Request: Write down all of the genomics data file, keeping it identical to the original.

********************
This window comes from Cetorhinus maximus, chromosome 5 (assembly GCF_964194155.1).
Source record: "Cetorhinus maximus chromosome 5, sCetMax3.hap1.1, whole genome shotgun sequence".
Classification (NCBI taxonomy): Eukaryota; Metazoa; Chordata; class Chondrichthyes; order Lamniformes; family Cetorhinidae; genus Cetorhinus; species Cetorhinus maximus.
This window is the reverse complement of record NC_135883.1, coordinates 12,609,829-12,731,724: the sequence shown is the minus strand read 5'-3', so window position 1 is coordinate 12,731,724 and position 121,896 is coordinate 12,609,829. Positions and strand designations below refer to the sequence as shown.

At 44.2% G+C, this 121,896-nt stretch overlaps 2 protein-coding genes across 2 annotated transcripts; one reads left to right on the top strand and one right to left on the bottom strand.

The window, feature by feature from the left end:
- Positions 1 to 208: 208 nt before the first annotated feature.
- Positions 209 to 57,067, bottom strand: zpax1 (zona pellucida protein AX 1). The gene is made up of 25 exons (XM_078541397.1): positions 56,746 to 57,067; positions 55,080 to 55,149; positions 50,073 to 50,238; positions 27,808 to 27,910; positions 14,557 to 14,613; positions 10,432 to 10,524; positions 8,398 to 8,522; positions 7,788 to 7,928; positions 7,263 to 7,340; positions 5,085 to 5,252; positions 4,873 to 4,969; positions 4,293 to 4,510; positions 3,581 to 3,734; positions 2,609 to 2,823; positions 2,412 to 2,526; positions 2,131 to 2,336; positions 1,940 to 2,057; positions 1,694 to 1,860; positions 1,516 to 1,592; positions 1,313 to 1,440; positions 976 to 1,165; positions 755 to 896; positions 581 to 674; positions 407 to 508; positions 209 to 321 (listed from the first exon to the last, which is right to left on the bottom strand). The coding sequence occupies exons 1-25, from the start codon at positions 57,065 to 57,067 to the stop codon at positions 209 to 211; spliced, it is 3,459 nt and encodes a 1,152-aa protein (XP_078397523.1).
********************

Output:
This window comes from Cetorhinus maximus, chromosome 5 (assembly GCF_964194155.1).
Source record: "Cetorhinus maximus chromosome 5, sCetMax3.hap1.1, whole genome shotgun sequence".
Classification (NCBI taxonomy): Eukaryota; Metazoa; Chordata; class Chondrichthyes; order Lamniformes; family Cetorhinidae; genus Cetorhinus; species Cetorhinus maximus.
This window is the reverse complement of record NC_135883.1, coordinates 12,609,829-12,731,724: the sequence shown is the minus strand read 5'-3', so window position 1 is coordinate 12,731,724 and position 121,896 is coordinate 12,609,829. Positions and strand designations below refer to the sequence as shown.

At 44.2% G+C, this 121,896-nt stretch overlaps 2 protein-coding genes across 2 annotated transcripts; one reads left to right on the top strand and one right to left on the bottom strand.

The window, feature by feature from the left end:
- Positions 1 to 208: 208 nt before the first annotated feature.
- Positions 209 to 57,067, bottom strand: zpax1 (zona pellucida protein AX 1). The gene is made up of 25 exons (XM_078541397.1): positions 56,746 to 57,067; positions 55,080 to 55,149; positions 50,073 to 50,238; positions 27,808 to 27,910; positions 14,557 to 14,613; positions 10,432 to 10,524; positions 8,398 to 8,522; positions 7,788 to 7,928; positions 7,263 to 7,340; positions 5,085 to 5,252; positions 4,873 to 4,969; positions 4,293 to 4,510; positions 3,581 to 3,734; positions 2,609 to 2,823; positions 2,412 to 2,526; positions 2,131 to 2,336; positions 1,940 to 2,057; positions 1,694 to 1,860; positions 1,516 to 1,592; positions 1,313 to 1,440; positions 976 to 1,165; positions 755 to 896; positions 581 to 674; positions 407 to 508; positions 209 to 321 (listed from the first exon to the last, which is right to left on the bottom strand). The coding sequence occupies exons 1-25, from the start codon at positions 57,065 to 57,067 to the stop codon at positions 209 to 211; spliced, it is 3,459 nt and encodes a 1,152-aa protein (XP_078397523.1).